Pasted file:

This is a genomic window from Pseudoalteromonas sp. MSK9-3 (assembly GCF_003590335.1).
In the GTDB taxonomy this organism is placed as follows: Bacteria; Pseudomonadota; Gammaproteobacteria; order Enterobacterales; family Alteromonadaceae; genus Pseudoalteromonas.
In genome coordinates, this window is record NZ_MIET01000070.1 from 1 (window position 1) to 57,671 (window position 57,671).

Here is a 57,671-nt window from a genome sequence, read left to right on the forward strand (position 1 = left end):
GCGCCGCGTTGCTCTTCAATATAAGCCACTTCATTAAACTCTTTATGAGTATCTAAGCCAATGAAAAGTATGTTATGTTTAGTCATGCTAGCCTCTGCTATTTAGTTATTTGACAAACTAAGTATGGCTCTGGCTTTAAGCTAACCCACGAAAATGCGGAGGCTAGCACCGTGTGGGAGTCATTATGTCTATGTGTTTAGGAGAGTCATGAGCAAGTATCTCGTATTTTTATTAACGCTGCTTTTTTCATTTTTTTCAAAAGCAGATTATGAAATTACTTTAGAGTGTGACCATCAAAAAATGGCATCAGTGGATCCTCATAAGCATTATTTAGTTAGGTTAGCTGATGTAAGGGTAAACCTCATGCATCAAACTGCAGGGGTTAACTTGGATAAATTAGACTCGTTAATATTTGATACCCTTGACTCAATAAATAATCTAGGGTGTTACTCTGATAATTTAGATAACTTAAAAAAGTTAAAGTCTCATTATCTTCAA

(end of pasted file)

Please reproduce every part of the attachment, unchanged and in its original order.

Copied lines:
This is a genomic window from Pseudoalteromonas sp. MSK9-3 (assembly GCF_003590335.1).
In the GTDB taxonomy this organism is placed as follows: Bacteria; Pseudomonadota; Gammaproteobacteria; order Enterobacterales; family Alteromonadaceae; genus Pseudoalteromonas.
In genome coordinates, this window is record NZ_MIET01000070.1 from 1 (window position 1) to 57,671 (window position 57,671).

Here is a 57,671-nt window from a genome sequence, read left to right on the forward strand (position 1 = left end):
GCGCCGCGTTGCTCTTCAATATAAGCCACTTCATTAAACTCTTTATGAGTATCTAAGCCAATGAAAAGTATGTTATGTTTAGTCATGCTAGCCTCTGCTATTTAGTTATTTGACAAACTAAGTATGGCTCTGGCTTTAAGCTAACCCACGAAAATGCGGAGGCTAGCACCGTGTGGGAGTCATTATGTCTATGTGTTTAGGAGAGTCATGAGCAAGTATCTCGTATTTTTATTAACGCTGCTTTTTTCATTTTTTTCAAAAGCAGATTATGAAATTACTTTAGAGTGTGACCATCAAAAAATGGCATCAGTGGATCCTCATAAGCATTATTTAGTTAGGTTAGCTGATGTAAGGGTAAACCTCATGCATCAAACTGCAGGGGTTAACTTGGATAAATTAGACTCGTTAATATTTGATACCCTTGACTCAATAAATAATCTAGGGTGTTACTCTGATAATTTAGATAACTTAAAAAAGTTAAAGTCTCATTATCTTCAA